Rosa “Rosie” Rios is the founder and CEO of Empowerment 2020. She was previously the 43rd Treasurer of the United States, where she initiated and led efforts to place a woman on U.S. currency for the first time in more than a century. Before taking part in “Why Don’t Women’s Votes Put More Women in Power?,” the second event in the When Women Vote series presented by Zócalo and the Natural History Museum of Los Angeles County, Rios stopped by the virtual green room to talk about her favorite teacher, being a “library fiend,” and why millennials and post-millennials make her hopeful.
How would you describe yourself in five words?
Constructive disruptor. Strategic. Forgiving. Empathetic.
Your educational project Teachers Righting History highlights historic American women in the classroom. Is there a teacher or professor who changed your life?
Mr. Wilder. He was my high school American history teacher. I keep in touch with many of my teachers. My third grade teacher just passed away last year, and I went to her funeral. But Mr. Wilder was definitely one of my favorites when I went to Moreau Catholic High School in Hayward, California. We reconnected because in the summer of 2015, when we announced that we were soliciting feedback from the American public for the redesign of U.S. currency. And I remember getting an email from Mr. Wilder. He wanted to congratulate me, but he also wanted to thank me. It was the first day of school, and he’d walked into the classroom, and after 34 years of teaching American history, he realized that he’d never had an image of a historical American woman on his classroom wall. He said he wanted to change that, and he did. He invited me back that fall, I walked into the classroom, and there on the walls were Susan B. Anthony, Harriet Tubman, and me. It was so touching. But I realized at that moment if one teacher or 10 teachers or a thousand teachers did the same thing, imagine what that would do to our girls and our boys.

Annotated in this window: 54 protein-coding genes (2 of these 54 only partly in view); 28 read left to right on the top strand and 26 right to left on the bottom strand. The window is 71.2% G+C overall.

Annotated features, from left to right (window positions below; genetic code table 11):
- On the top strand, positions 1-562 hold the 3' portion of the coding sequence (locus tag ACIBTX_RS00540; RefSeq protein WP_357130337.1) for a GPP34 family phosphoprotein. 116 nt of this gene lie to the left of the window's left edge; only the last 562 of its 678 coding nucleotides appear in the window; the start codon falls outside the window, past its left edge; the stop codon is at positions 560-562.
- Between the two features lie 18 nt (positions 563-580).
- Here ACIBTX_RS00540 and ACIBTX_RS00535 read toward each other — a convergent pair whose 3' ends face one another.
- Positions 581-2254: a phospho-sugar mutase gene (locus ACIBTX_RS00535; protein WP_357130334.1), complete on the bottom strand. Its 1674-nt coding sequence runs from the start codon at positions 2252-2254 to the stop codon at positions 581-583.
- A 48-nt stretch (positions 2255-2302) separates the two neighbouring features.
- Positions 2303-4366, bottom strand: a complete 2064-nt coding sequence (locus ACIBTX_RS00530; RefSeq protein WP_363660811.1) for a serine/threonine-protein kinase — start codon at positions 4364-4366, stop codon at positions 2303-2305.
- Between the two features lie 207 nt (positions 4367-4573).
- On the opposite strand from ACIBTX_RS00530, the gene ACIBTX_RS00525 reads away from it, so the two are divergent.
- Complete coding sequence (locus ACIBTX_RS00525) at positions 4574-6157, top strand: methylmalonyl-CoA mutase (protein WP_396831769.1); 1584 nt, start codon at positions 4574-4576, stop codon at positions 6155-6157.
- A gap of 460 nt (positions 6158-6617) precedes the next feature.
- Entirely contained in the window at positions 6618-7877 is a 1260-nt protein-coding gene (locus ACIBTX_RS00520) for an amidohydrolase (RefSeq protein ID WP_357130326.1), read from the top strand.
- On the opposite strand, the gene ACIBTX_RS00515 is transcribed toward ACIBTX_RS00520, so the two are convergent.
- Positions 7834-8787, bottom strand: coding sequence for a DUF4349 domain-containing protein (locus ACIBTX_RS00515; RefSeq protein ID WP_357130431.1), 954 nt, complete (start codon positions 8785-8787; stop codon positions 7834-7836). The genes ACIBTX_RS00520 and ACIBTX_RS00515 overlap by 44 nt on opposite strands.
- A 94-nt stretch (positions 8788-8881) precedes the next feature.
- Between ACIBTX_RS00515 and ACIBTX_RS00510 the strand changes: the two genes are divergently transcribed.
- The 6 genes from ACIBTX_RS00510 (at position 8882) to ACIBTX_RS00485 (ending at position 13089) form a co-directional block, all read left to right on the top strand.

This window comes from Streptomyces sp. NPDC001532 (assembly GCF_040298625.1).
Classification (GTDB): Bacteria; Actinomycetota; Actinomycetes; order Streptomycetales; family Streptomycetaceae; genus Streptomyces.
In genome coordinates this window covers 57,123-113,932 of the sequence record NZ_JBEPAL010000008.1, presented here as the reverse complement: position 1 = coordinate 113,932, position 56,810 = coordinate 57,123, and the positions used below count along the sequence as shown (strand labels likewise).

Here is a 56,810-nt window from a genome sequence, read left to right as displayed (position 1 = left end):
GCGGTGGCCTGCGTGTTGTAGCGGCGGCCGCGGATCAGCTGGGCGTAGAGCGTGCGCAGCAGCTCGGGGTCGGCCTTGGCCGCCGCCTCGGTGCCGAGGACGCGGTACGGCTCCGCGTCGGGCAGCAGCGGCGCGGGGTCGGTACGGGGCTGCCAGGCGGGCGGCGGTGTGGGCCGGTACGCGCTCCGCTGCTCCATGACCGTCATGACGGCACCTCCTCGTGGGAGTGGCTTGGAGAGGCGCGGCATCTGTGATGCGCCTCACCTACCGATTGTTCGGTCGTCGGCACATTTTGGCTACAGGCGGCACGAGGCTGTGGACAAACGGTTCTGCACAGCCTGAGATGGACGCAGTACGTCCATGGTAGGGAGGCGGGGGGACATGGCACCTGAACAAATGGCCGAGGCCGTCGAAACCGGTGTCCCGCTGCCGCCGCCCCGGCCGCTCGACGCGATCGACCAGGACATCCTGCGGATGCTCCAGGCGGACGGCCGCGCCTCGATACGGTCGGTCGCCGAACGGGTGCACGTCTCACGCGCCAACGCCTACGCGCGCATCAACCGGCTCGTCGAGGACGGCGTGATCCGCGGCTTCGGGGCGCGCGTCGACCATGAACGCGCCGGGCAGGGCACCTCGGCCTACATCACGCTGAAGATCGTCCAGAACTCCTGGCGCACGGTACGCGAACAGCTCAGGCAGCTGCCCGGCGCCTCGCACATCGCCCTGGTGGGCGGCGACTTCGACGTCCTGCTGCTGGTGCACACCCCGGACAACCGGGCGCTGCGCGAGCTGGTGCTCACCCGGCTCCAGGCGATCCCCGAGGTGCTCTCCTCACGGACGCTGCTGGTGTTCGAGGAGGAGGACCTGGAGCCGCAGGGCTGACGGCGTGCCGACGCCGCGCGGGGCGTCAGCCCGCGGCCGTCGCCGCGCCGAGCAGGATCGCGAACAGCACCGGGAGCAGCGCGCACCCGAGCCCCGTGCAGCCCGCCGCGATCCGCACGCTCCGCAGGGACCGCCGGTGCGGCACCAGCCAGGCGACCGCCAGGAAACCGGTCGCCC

I read that your first job was at the headquarters of the Alameda County Public Library. How have libraries influenced you?